It’s taken some two thousand years, but the last centurions have finally been expelled from Rome. But the centurions who were this week banished from the Eternal City weren’t real centurions (obviously), but impersonators who gave tourists the chance to be photographed with them in front of landmarks such as the Roman Colosseum – sometimes for as much as €5 (AU$7.50).
The move to ban the modern-day centurions from tourist sites comes as Rome prepares for the Catholic Holy Year, or Jubilee, which will be held in December and is expected to draw millions of extra tourists to the city. Additional security measures are also in place.
“These individuals often act inappropriately, they are persistent and at times aggressive,” Rome’s city hall said in a statement, adding that the Centurions threatened the “respectability” of the city’s many monuments.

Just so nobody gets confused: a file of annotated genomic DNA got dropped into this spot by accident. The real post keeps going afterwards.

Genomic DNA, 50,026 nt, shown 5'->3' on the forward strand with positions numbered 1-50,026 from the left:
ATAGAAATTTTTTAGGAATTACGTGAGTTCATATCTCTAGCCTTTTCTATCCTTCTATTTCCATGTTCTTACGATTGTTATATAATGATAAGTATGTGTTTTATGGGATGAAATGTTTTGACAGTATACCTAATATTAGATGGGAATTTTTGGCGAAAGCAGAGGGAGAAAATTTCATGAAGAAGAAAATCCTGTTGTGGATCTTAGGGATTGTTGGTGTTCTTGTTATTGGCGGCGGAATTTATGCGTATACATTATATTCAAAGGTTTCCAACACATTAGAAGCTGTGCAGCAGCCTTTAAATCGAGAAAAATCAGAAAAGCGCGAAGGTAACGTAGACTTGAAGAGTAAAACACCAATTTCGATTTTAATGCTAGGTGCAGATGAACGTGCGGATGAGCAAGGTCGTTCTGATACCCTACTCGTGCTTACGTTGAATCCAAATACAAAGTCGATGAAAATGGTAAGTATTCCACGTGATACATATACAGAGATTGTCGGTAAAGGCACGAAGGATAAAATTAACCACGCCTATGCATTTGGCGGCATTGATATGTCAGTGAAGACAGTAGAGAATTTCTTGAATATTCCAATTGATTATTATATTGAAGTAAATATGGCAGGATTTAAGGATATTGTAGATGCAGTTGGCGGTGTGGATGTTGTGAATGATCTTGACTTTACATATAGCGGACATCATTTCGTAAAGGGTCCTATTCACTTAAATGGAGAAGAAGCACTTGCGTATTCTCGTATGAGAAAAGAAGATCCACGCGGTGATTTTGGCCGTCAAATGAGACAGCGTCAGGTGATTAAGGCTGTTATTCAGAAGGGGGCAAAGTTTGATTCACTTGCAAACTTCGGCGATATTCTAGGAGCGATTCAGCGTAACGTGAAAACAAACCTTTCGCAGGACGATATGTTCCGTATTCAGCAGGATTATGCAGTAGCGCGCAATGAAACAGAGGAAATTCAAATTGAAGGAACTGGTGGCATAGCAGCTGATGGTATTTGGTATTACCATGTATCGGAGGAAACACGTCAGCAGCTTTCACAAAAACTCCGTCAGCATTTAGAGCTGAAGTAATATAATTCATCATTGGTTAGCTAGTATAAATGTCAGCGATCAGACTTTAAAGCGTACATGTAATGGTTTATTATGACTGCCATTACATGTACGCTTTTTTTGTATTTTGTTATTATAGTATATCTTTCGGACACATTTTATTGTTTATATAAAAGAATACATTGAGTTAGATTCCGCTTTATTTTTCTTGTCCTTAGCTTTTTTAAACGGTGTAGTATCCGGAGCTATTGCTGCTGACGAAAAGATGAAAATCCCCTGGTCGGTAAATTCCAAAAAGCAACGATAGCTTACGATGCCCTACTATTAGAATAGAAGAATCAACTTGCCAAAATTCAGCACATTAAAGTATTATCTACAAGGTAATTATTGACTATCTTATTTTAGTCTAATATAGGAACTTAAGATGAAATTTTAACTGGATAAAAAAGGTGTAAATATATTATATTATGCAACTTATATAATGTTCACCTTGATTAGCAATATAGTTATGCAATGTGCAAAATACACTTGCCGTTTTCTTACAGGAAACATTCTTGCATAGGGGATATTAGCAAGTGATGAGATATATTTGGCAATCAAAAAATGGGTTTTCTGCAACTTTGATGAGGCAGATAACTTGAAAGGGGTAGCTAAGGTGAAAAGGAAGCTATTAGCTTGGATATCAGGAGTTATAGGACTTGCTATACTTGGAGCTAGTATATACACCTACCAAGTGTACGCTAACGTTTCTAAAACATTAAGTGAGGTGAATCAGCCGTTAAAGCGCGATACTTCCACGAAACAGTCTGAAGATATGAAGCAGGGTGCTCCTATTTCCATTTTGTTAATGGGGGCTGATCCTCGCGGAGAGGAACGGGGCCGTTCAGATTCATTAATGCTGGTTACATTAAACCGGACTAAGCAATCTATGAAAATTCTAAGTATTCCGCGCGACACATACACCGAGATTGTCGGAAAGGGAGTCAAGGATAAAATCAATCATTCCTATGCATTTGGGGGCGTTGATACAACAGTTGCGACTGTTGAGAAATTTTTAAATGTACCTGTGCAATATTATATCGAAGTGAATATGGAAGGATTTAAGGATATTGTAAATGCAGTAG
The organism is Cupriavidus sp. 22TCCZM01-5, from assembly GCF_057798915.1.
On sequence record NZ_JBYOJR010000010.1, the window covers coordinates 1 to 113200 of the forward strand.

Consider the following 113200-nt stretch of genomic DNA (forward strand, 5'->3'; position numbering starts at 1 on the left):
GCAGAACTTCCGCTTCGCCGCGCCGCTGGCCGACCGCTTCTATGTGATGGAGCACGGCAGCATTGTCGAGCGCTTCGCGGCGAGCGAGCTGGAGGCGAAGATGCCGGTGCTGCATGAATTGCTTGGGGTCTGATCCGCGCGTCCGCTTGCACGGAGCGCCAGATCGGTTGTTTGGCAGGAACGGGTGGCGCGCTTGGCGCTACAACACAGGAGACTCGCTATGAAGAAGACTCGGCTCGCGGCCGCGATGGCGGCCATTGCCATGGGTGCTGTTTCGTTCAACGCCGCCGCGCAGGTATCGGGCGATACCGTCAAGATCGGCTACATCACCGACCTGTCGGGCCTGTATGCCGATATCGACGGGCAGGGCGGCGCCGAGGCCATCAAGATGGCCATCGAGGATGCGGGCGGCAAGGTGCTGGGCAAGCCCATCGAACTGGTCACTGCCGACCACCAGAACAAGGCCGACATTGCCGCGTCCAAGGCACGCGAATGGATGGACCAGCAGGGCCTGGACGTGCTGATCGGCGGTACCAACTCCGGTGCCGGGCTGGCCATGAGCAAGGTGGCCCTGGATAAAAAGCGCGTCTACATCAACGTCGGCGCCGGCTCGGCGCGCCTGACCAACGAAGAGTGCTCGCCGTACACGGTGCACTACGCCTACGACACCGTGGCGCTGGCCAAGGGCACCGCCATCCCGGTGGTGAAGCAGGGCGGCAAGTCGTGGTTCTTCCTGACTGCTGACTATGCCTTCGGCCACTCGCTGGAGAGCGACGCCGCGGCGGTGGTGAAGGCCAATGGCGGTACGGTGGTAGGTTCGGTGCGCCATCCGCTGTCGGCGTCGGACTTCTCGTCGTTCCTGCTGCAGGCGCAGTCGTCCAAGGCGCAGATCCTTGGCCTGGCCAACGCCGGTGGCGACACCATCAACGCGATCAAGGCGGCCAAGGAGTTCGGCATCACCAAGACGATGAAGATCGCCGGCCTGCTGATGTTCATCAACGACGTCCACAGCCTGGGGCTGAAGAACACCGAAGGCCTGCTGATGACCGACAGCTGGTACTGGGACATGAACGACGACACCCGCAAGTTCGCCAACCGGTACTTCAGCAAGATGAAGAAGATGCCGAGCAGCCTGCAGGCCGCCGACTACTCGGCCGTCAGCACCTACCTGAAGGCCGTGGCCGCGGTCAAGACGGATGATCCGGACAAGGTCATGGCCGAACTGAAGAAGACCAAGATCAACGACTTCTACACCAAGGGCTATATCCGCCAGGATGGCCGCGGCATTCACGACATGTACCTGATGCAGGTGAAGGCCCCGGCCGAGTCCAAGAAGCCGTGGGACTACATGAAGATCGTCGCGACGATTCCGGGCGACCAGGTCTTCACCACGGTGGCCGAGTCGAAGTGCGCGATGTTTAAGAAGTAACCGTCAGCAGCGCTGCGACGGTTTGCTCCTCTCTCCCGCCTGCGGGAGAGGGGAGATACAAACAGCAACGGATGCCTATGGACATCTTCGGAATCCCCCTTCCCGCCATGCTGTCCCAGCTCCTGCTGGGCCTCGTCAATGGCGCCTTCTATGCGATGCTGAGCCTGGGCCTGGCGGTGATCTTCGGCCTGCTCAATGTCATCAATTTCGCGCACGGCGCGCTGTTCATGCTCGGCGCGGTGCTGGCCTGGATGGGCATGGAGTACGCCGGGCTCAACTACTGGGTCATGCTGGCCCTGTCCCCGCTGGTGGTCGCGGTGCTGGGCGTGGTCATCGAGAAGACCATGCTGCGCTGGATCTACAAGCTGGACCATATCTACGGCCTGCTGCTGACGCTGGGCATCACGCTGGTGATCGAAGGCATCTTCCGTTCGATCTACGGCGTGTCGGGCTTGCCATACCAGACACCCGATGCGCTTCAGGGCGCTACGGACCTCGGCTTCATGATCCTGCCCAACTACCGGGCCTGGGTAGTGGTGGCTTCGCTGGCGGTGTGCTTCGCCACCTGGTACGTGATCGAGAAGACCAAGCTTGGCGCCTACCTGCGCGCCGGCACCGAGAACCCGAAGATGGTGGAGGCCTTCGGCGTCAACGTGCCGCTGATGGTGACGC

But the Centurions aren’t the only tourist “traps” to have been targeted by officials, with rickshaw rides and other wheeled vehicles now forbidden in some parts of town, and those peddling tour or museum tickets also banned, AFP reported.
A report in the Italian paper, Il Messaggero, estimated the Centurions, many of whom travel hours to the tourist sites, could take home up to €400 (AU$600) a day, or €12,000 ($17,000) a month, tax-free.
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